Description: The industry’s only director-cinematographer-screenwriter-producer-actor-editor, Steven Soderbergh is contemporary Hollywood’s most innovative and prolific filmmaker. A Palme d’or and Academy Award-winner, Soderbergh has directed nearly thirty films, including political provocations, digital experiments, esoteric documentaries, global blockbusters, and a series of atypical genre films. This volume considers its slippery subject from several perspectives, analyzing Soderbergh as an expressive auteur of art cinema and genre fare, as a politically-motivated guerrilla filmmaker, and as a Hollywood insider. Combining a detective’s approach to investigating the truth with a criminal’s alternative value system, Soderbergh’s films tackle social justice in a corporate world, embodying dozens of cinematic trends and forms advanced in the past twenty-five years. His career demonstrates the richness of contemporary American cinema, and this study gives his complex oeuvre the in-depth analysis it deserves.
Steven Soderbergh is one of contemporary Hollywood’s most innovative and prolific filmmakers, and books on his work are coming fast and furious just as fans and followers speculate about his retirement from the cinema. Mark Gallagher’s recent Another Steven Soderbergh Experience: Authorship and Contemporary Hollywood was one such volume. Now readers have another excellent book on this maverick, shape-shifting filmmaker who, moving with ease between big budget spectacle and indie introspection, tackles social justice in a corporate world with films embodying dozens of cinematic trends and forms advanced in the past 25 years. A welcome addition to the long-running “Directors’ Cut” series, this book extends the dialogue on Soderbergh in a number of new directions, concentrating on issues of auteurship and identity in the director’s oeuvre, and offering compelling readings of The Limey, Solaris, and The Good German, among other films. Immaculately researched and illustrated with frame blowups throughout the text, the volume is an important contribution to the field and demonstrates just how complex and how important Soderbergh is to late-20th- and early-21st-century filmmaking.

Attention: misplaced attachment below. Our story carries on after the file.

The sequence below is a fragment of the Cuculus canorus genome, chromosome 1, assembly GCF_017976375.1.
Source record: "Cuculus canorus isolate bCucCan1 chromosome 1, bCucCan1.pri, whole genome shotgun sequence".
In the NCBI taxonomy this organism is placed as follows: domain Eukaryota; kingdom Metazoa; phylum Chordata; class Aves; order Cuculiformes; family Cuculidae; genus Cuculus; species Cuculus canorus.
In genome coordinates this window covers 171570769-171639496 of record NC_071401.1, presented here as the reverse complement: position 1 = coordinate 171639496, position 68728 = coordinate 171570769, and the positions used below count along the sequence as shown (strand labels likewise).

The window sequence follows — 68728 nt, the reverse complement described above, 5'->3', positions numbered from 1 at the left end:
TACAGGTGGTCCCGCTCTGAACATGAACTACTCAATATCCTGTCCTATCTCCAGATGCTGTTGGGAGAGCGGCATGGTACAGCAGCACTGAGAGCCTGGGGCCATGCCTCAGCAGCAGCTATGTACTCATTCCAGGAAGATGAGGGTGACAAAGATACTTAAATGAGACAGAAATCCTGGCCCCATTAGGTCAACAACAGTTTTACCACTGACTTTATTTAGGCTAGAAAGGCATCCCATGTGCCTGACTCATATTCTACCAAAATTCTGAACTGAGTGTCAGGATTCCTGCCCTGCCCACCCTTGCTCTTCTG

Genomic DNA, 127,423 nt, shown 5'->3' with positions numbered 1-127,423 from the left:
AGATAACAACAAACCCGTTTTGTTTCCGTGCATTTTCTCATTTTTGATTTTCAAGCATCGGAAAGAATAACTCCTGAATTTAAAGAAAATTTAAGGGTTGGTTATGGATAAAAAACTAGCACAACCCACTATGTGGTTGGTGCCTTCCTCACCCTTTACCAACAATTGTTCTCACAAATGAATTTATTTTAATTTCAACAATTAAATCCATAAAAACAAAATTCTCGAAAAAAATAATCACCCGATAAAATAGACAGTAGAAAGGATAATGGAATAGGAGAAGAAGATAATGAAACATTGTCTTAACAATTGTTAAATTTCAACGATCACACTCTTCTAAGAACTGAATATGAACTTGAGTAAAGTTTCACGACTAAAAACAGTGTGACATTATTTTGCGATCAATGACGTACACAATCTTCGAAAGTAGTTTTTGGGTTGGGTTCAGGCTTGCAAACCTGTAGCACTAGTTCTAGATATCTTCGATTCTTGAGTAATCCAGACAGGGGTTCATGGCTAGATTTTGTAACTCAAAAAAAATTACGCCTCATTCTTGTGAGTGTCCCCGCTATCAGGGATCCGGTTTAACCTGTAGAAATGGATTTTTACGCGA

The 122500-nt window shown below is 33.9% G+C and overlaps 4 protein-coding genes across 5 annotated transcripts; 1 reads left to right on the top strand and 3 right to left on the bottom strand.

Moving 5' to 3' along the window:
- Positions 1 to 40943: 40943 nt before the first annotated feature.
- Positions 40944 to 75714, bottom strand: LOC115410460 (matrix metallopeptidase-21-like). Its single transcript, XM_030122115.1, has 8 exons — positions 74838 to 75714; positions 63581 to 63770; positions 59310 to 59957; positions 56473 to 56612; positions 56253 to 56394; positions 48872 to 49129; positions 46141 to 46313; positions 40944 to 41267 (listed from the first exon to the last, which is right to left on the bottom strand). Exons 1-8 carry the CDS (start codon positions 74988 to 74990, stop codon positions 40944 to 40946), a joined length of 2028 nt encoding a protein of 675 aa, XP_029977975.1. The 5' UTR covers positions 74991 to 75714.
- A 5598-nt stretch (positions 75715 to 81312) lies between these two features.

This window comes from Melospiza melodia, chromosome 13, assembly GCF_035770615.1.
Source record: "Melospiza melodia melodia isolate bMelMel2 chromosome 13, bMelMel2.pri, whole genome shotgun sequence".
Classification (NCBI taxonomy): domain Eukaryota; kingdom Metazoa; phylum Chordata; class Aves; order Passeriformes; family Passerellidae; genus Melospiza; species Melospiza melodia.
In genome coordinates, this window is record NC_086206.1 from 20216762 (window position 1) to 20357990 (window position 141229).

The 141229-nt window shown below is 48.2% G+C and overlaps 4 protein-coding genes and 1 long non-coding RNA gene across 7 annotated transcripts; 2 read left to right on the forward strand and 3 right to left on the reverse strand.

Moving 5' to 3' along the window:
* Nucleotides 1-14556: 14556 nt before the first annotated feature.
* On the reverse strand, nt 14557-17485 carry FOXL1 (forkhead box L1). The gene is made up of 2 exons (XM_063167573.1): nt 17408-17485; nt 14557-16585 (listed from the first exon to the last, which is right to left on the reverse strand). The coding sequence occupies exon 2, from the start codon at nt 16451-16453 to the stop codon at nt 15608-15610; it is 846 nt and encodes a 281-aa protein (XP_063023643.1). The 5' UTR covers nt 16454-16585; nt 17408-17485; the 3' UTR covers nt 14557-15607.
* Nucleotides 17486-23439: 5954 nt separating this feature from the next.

Summing Up: Highly recommended. Lower-level undergraduates and above.
Click here to read a feature interview with co-authors Andrew deWaard and R. Colin Tait and here to read a new essay from the authors entitled, “‘Dirtied Star Images and Acting Against Type in Behind the Candelabra.”